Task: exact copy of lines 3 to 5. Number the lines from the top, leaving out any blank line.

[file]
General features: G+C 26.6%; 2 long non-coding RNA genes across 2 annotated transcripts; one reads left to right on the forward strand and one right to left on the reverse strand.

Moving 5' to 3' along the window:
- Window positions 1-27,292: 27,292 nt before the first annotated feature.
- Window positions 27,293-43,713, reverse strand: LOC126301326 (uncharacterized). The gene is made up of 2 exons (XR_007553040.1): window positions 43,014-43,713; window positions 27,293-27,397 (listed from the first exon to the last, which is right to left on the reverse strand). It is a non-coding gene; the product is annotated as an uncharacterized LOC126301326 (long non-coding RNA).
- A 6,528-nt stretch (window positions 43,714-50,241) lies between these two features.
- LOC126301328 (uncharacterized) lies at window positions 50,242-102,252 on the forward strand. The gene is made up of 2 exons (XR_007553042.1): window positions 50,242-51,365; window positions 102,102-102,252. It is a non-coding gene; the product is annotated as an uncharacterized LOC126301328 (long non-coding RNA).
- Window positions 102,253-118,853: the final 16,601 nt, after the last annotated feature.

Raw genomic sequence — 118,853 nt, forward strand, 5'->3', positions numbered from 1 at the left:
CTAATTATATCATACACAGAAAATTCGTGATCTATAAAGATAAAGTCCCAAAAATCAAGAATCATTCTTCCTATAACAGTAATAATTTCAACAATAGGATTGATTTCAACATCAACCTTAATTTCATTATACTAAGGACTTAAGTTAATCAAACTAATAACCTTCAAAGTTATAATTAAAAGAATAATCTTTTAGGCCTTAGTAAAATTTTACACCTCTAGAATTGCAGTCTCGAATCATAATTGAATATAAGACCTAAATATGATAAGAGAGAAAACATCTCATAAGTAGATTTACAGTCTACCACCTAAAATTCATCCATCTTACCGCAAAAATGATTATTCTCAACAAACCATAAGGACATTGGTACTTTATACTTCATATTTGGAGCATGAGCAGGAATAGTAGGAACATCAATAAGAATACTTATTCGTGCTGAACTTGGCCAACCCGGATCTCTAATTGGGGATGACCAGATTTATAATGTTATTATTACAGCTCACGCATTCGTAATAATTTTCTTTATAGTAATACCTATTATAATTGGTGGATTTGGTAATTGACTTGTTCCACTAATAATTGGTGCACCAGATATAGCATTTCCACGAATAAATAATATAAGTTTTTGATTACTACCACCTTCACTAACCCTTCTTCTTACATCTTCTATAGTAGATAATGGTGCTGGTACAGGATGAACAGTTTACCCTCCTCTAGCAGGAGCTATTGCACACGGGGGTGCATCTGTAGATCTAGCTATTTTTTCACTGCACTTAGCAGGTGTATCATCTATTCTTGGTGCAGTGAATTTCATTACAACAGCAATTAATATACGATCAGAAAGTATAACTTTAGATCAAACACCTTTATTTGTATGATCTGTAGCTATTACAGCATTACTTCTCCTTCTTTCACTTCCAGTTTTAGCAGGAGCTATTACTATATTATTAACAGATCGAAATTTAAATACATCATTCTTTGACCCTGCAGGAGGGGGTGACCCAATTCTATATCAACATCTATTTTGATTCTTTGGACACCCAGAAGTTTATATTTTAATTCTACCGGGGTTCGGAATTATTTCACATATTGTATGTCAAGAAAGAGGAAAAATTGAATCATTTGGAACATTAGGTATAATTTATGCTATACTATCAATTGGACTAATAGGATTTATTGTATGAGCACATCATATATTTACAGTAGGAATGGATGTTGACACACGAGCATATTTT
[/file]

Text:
- Window positions 1-27,292: 27,292 nt before the first annotated feature.
- Window positions 27,293-43,713, reverse strand: LOC126301326 (uncharacterized). The gene is made up of 2 exons (XR_007553040.1): window positions 43,014-43,713; window positions 27,293-27,397 (listed from the first exon to the last, which is right to left on the reverse strand). It is a non-coding gene; the product is annotated as an uncharacterized LOC126301326 (long non-coding RNA).
- A 6,528-nt stretch (window positions 43,714-50,241) lies between these two features.